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Title: Fragmentary states : a study of power in conflict narratives from Peru and Colombia
Author: Hunt, Rosanna
Awarding Body: University of Cambridge
Current Institution: University of Cambridge
Date of Award: 2020
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This thesis illustrates how state imaginaries, ideas of sovereignty, and the agency of violence are presented and engaged as shared preoccupations of narratives of the Peruvian Internal Conflict (1980-1992) and the Colombian Conflict (1964-Present). The thesis’s central questions stem from a deliberate move against the grain to challenge ways in which state and counter-state actors are portrayed, and to see what impact narratives of the soldier as human rights-abuser and the guerrillero as terrorist have on our making sense and telling stories of conflicts’ many tragedies. The thesis engages with the paradigms of biopolitics, (post-)colonial necropolitics and the friend-enemy structuring of the political to shed light on how conflicts in both nations play a crucial role in the fragmentary and conflicted transition to, and specific regional configuration of, neoliberalism. It thus situates the Latin American filmmaker and author in a position in which they must make coherent the deregulated use of violence in the name of law. The first chapter details the recent resurgence of interest in the 1985 siege of Colombia’s Palace of Justice, and reads artistic interpretations of this watershed moment for the light they shed on foundationalist state narratives of violence. The second, building on these works’ anti-foundationalism, explores how literary representations of Sendero Luminoso soldiers in Peru humanise the figure of the necropolitically-defined state ‘enemy’. The subsequent chapter examines Colombian cinema’s return to the rural, specifically as a scene of conflict already profoundly marked by violence’s urbanising effects. It does so to explore the crises surrounding the witnessing and narration of violence. Following the third chapter’s emphasis on the foreclosure of marginal voices, the closing chapters examine narratives which address the re-inscription of friend-enemy distinctions, in post-conflict urban contexts, through the regulation of the bodies of both victims and victimisers.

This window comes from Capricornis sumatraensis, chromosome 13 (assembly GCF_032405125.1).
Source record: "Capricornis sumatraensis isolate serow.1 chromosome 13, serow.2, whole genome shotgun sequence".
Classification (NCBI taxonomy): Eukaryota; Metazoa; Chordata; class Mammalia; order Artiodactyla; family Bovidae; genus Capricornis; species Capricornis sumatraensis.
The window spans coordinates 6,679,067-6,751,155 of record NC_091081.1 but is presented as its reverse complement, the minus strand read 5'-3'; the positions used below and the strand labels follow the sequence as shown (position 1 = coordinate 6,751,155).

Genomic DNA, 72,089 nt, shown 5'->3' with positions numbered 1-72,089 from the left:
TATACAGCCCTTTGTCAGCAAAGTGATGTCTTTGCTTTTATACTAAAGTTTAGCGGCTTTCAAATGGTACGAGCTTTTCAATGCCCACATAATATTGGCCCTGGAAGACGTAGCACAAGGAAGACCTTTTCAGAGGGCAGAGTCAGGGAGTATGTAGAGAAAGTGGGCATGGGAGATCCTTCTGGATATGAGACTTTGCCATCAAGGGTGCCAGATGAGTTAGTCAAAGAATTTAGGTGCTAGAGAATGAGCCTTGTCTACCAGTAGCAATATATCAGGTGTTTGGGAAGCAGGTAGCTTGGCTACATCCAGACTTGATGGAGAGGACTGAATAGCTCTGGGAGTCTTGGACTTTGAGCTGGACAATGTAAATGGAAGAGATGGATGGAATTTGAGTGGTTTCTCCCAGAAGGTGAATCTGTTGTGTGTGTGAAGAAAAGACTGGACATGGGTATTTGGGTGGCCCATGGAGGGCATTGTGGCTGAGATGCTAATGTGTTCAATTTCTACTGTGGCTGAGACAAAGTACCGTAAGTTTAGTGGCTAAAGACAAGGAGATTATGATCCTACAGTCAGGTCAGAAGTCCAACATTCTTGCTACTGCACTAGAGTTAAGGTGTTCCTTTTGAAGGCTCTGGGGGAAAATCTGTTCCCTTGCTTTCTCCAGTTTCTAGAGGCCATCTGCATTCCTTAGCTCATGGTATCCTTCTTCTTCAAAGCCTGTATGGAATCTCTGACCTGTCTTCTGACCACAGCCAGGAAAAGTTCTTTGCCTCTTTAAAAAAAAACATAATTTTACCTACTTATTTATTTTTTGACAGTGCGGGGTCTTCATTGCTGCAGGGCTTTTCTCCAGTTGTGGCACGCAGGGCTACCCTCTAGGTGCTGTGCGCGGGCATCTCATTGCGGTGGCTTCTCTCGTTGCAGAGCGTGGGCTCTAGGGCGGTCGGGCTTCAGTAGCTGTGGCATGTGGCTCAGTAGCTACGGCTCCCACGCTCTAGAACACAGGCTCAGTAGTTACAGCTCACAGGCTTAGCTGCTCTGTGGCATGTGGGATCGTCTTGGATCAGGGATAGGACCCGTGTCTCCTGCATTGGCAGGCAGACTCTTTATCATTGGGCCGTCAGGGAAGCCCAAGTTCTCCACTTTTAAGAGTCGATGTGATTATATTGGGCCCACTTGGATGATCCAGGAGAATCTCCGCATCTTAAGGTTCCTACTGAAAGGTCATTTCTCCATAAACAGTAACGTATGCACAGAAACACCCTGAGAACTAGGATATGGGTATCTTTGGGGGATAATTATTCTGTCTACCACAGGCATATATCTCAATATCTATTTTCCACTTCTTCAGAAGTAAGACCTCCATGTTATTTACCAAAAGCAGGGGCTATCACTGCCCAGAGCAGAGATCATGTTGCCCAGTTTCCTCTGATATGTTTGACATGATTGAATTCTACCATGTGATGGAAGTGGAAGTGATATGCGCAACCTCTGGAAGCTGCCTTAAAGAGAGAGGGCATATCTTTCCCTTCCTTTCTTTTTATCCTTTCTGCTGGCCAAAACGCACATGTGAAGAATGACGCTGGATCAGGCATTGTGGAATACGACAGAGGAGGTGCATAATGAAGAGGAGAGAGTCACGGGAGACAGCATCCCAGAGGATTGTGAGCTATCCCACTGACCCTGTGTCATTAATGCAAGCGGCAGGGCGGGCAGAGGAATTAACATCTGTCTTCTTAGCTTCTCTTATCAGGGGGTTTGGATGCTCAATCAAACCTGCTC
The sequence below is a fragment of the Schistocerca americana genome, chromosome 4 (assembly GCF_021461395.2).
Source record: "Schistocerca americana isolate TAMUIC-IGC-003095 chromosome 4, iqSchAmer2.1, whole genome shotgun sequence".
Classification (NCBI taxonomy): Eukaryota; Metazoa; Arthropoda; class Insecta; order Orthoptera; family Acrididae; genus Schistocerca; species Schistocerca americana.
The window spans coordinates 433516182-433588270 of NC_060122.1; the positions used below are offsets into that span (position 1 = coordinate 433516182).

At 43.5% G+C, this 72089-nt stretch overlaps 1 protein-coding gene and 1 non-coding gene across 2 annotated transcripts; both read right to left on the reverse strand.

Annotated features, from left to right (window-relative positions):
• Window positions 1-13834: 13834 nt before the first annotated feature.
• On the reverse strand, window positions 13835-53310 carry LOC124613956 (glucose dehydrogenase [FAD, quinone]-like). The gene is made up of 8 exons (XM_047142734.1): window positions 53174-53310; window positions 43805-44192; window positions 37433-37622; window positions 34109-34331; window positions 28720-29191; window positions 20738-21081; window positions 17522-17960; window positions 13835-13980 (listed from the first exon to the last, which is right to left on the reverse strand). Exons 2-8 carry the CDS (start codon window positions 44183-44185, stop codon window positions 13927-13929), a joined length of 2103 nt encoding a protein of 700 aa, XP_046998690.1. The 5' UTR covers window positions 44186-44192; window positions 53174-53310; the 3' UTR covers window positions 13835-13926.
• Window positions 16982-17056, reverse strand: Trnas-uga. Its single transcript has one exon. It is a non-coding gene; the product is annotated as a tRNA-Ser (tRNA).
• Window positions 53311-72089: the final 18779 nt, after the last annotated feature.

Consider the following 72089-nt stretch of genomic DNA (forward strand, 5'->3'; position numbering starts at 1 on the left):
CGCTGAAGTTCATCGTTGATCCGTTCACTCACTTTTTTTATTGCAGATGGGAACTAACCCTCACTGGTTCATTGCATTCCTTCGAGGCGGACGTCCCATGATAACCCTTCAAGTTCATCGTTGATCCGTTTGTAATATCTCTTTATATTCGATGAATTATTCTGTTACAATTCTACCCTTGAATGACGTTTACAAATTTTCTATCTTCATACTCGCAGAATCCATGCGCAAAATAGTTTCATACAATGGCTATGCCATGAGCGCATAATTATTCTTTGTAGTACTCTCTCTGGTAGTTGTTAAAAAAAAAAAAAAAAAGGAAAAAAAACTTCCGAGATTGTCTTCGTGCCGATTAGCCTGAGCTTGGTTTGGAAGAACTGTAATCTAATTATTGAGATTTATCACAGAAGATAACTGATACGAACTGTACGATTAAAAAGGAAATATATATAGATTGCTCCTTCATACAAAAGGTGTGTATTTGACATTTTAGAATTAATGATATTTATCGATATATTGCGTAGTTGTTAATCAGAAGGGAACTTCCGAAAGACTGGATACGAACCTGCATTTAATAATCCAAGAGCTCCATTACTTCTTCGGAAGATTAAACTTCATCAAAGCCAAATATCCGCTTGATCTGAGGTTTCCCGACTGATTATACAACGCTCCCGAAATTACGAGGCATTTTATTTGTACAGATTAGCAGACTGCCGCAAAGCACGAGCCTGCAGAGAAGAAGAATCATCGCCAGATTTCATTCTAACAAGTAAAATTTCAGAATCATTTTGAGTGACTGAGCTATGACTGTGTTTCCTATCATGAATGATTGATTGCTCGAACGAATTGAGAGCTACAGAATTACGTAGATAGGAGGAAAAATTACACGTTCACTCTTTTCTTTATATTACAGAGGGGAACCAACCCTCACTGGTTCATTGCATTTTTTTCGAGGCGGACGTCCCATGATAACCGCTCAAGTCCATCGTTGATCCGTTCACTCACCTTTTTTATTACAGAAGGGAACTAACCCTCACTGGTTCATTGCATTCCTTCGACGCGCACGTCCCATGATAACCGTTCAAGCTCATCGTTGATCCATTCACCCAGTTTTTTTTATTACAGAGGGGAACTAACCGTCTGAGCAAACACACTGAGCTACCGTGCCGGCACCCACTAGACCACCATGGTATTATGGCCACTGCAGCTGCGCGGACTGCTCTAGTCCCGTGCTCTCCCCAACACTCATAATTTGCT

Supervisor: O'Bryen, Rory Sponsor: Cambridge Trust
Qualification Name: Thesis (Ph.D.) Qualification Level: Doctoral
Keywords: Colombia conflict ; Latin American Literature ; Necropolitics ; Peruvian internal conflict ; State theory